Amanda Setili* says feedback can be helpful and energising — or it can be annoying and destructive. It all depends on how it’s presented.
It amazes me how motivating I’ve found the feedback from the sensor I use while kiteboarding.
It tells me how high I jump and how my jumps compare to other kiters around the world.
That got me thinking about how, when I change my technique or equipment, I can immediately see the impact on my results.
How, I wondered, can we make feedback at work this helpful, and energising?
That thought led me to create some principles that can transform feedback from annoying to amazing.
Feedback should come from the work itself
The best feedback comes from the work itself, rather than from an employee’s supervisor.
Make it easy for employees to see the results of their work, every day.
For example, funnel client comments directly back to the employees involved.
Feedback should be close to constant
Employees need frequent feedback so that people can see how they’re doing and so they can adjust course as conditions change.
Think daily… rather than weekly, monthly or annually.
That’s one reason you should design the work so that feedback comes directly from the work itself, with no intermediary.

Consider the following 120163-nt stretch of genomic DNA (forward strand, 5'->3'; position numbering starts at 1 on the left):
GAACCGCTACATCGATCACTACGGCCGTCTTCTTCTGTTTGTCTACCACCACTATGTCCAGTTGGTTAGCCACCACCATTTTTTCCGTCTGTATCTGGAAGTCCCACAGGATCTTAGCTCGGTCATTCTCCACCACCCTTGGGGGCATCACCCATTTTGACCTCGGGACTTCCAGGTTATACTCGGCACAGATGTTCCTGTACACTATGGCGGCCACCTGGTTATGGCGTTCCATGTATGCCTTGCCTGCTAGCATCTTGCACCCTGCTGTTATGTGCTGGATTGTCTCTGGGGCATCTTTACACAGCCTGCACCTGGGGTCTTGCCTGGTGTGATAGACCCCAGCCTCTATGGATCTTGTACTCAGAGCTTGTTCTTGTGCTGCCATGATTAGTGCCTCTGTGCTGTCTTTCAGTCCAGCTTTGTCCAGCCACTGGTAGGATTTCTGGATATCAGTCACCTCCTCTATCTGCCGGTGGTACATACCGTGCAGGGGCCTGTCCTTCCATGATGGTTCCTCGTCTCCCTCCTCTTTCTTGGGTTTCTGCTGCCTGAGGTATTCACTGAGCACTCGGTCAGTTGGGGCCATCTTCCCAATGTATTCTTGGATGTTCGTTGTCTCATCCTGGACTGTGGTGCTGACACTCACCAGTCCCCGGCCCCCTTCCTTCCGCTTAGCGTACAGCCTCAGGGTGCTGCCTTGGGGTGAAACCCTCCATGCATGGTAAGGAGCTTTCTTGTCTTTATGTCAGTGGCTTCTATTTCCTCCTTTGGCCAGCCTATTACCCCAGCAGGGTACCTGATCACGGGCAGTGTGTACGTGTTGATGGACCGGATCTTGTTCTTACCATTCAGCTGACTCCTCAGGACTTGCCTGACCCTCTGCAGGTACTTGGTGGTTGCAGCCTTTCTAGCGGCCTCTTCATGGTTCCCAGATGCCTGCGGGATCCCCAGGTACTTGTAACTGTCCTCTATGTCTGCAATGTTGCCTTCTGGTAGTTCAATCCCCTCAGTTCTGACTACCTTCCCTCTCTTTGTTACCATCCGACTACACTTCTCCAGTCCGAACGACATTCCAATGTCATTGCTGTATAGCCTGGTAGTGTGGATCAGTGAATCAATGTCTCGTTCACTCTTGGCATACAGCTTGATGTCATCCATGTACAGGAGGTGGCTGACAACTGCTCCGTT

As a manager, you won’t have the time to personally give feedback to every team member every day.
Feedback should be consistent with overarching goals
Make sure the feedback guides each team and individual to fulfil the organisation’s larger goals.
That sounds obvious, but the things we reward employees for are often in direct conflict with organisational goals.
When you see something going wrong, check to see if poorly designed feedback and incentives are at the root of it.
Goals should be realistic
The individual needs to feel capable that they can do what you are asking them to do.
It doesn’t have to be easy, but it needs to be within the realm of possibility.
You can change this perception with support, training and proper tools.
People must have the power to act on the feedback
The most frustrating thing in the world is to be given feedback that you are forbidden to act upon.
Enable employees to make decisions in response to the feedback they receive; this may mean empowering them to make certain decisions at a lower level than was previously allowed.
Now, let’s contrast these positive principles with what your team members don’t need.
They don’t need some arbitrary opinion from you every 12 months. They need to be able to answer: “How did I do this morning?”
*Amanda Setili helps successful leaders and their teams agree on what needs to change and how to make it happen. She is author of Fearless Growth: The New Rules to Stay Competitive, Foster Innovation, and Dominate Your Markets. Amanda can be contacted at setili.com.
This article first appeared on at setili.com.